Mary C. Fuller


Mary Fuller is Chair of the MIT Faculty (2023-25).  She grew up in Montréal; her family emigrated to Québec so that her father could teach chemical engineering at McGill. She received a B.A. from Dartmouth College in 1981, and a Ph.D from Johns Hopkins in 1990.

Since arriving at MIT in 1989, she has focused her research on the records of early English contacts with North America and the world beyond Europe:  geographical exploration, commerce, diplomacy, and efforts at colonization all produced documents that became the basis for action, argument, and historical memory.   Her work considers the shapes that information has taken as it has been captured and transmitted, not only in the forms of maps, narratives, and other writing genres, but also those of indexes, archives, and material books.

Mary has led numerous professional seminars in this interdisciplinary field, and held residential fellowships at the John Carter Brown Library, the Huntington Library, the Newbery Library and the Folger Library.  Her recent book, Lines Drawn Across the World (McGill-Queens, 2023), studies the vast collection of travel narratives, royal letters, ships’ logs, maps, price lists, and commentaries assembled by the editor Richard Hakluyt,  Principal Navigations, Voyages, Traffiques and Discoveries of the English Nation (London, 1598-1600). Spanning two thousand pages and documenting more than two hundred voyages, Principal Navigations serves as both a window into England’s contacts with the wider world, and a source of arguments about what those contacts meant.

At MIT, Mary has taught or co-taught classes on exploration, ideas of the supernatural, early American voices, and comparative colonialisms, but her recent teaching focuses on poetry, some from the Middle Ages and Renaissance, some modern and contemporary.  She has received the Outstanding Veteran Advisor award for first year advising, the Levitan Prize, the Levitan Teaching Award, and was named a Margaret MacVicar Fellow in 2020.  She served as Associate Chair of the Faculty 2011-13, and Head of Literature 2013-19.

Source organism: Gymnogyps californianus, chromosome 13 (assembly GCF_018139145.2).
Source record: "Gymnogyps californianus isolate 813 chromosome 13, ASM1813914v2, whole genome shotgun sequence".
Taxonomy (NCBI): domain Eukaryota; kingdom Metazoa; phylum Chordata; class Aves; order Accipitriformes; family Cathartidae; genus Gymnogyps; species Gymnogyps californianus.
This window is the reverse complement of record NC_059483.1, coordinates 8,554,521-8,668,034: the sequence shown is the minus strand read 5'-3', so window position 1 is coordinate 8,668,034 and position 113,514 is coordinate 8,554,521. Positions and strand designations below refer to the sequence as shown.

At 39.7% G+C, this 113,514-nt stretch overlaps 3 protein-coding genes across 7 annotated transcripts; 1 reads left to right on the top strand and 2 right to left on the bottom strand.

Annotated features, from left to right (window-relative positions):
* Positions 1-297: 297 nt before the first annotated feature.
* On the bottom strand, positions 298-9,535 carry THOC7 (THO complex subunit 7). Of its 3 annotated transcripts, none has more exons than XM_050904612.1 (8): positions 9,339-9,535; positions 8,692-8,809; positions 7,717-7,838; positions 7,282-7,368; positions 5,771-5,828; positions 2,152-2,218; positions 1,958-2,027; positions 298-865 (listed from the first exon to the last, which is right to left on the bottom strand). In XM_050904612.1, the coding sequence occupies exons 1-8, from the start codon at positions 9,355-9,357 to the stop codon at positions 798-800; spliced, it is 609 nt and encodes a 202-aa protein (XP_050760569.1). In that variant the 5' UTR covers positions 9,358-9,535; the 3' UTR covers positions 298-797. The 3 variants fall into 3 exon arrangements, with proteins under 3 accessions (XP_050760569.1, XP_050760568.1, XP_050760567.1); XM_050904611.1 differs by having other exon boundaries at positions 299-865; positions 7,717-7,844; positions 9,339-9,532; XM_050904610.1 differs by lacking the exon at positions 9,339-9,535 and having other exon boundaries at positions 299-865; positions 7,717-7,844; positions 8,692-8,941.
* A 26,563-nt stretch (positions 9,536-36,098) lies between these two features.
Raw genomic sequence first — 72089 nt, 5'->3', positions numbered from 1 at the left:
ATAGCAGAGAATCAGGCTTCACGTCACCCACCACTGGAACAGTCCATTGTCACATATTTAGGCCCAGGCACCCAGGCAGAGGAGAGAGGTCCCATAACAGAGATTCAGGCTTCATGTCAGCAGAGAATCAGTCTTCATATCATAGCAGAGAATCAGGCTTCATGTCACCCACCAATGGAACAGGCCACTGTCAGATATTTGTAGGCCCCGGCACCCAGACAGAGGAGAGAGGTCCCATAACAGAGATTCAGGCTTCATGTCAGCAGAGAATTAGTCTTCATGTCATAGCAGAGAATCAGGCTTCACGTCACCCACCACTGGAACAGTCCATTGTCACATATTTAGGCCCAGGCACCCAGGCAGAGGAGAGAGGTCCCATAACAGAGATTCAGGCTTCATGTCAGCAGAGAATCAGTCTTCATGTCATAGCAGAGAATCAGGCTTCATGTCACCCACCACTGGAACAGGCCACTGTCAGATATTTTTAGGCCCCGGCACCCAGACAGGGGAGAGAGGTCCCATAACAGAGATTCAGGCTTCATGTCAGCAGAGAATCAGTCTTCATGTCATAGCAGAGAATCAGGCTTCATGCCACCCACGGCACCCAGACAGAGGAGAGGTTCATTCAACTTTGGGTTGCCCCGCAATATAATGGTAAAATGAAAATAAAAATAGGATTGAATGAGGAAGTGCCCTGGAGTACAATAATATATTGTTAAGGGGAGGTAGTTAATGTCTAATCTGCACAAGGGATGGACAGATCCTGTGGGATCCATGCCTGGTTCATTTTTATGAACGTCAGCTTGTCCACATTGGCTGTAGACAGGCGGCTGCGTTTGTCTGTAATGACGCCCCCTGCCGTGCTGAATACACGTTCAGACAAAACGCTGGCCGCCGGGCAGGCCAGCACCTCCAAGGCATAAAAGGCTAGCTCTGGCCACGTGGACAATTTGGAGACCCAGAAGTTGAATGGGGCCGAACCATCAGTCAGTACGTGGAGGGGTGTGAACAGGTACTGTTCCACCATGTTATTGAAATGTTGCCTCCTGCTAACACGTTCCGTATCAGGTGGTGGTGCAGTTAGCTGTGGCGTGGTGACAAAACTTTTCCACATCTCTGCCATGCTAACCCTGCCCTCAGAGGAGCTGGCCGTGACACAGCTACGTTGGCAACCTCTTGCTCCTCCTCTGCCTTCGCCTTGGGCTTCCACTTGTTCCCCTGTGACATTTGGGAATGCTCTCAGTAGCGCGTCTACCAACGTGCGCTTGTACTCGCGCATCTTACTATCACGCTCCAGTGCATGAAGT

Outside MIT, Mary has been studying the Japanese martial art of aikido for more than thirty years, and holds the rank of godan (fifth degree black belt).


Subjects taught the current academic year:

21L.320 Big Books: Reading Paradise Lost (Fall 2024)

Subjects taught in recent years:

21L.315 Prizewinners and Laureates: Reading Dante’s Inferno and Purgatorio (Spring 2024)

21L.320 Big Books: Reading Paradise Lost (Fall 2023)

21L.320 Big Books: Dante’s Inferno and Purgatorio (Spring 2023)

21L.705 Major Authors: Milton’s Paradise Lost & Modern Speculative Fiction (Spring 2023)

Research Interests

Early modern geography and maritime history; history of the book; epic poetry; modern and contemporary Anglophone poetry


“Missing terms: natural law and English geography, 1550-1600,” Mark Somos and Anne Peters, eds., The State of Nature: Histories of an Idea, History of European Political and Constitutional Thought, Volume 6, (Brill, 2022), 27-59.

“Placing Iceland,” in Jyotsna Singh, ed., Companion to the Global Renaissance, 2nd edition (Blackwells, 2021). (Originally “Where was Iceland in 1600”).

“Afterword: Looking for the Women in Early Modern Travel Writing,” Traveling/ Travailing Women: Early Modern England and the Wider World, Patricia Akhimie and Bernadette Andrea, eds. (Nebraska, 2018).

“Experiments in reading Richard Hakluyt’s Principal Navigations (1600),” Hakluyt Society Annual Lecture 2016 (Hakluyt Society, 2017).

“Geographical myths in Shakespeare’s time,” The Cambridge Guide to the Worlds of Shakespeare, ed. Bruce Smith (Cambridge, 2016).

“Introduction: Negotiating travel in the Anglo-American Atlantic world, 1550-1747,” Studies in Travel Writing 17 (3), Sept. 2013; editor for special issue on “Travel in the Anglo-American Atlantic World, 1550-1747.”

“Arctics of Empire: Hakluyt’s representation of the Arctic in Principal Navigations (1598-1600),” in Frédéric Regard, ed., The Quest for the Northwest Passage (Pickering and Chatto, 2012), 15-29.